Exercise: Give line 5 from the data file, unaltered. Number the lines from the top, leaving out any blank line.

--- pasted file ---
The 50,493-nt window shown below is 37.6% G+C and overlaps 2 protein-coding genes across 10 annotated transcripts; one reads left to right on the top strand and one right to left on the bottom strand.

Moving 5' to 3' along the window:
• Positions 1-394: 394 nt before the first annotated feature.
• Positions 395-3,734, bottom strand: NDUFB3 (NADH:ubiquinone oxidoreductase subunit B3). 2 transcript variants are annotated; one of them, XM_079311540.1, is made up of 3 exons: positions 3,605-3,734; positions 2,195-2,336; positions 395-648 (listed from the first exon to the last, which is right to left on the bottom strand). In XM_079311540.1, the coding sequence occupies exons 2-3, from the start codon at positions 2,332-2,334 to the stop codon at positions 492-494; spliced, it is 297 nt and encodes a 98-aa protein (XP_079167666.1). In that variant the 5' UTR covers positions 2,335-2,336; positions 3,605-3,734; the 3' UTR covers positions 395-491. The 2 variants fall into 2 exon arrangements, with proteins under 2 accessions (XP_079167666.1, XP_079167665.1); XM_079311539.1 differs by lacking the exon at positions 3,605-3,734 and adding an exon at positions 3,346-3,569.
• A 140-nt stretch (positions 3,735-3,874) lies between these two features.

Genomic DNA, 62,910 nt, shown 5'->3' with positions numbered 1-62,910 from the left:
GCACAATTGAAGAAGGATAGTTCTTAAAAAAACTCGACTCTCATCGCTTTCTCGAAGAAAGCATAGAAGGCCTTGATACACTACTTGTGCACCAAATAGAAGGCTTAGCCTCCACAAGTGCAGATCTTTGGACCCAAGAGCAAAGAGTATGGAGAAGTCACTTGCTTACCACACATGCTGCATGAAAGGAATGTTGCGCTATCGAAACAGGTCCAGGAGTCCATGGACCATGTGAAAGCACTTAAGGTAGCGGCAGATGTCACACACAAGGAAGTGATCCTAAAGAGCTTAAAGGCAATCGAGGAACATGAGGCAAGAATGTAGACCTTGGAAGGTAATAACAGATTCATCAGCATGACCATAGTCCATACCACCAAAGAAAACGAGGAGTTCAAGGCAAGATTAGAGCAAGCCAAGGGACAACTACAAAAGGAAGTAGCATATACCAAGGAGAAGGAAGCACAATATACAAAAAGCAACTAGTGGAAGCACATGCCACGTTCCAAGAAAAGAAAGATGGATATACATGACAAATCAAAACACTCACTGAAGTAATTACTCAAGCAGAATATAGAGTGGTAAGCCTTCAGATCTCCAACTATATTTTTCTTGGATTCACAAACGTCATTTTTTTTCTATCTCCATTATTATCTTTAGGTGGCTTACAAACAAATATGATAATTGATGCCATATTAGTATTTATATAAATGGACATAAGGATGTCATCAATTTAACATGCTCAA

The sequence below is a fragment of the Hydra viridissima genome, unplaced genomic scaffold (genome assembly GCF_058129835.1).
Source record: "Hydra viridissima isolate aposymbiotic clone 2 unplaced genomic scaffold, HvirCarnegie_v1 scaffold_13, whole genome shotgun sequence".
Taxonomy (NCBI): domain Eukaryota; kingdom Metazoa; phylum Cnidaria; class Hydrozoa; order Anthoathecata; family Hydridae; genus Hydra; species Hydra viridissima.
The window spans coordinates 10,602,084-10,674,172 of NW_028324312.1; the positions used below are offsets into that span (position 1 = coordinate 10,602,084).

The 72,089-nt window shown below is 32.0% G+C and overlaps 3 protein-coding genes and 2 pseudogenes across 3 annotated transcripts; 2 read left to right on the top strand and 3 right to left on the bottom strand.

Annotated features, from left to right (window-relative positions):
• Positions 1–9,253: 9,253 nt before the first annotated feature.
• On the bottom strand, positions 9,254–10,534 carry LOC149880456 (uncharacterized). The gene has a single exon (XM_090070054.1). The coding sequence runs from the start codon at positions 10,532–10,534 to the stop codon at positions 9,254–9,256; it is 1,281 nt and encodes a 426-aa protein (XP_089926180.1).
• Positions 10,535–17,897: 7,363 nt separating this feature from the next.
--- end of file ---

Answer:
• A 140-nt stretch (positions 3,735-3,874) lies between these two features.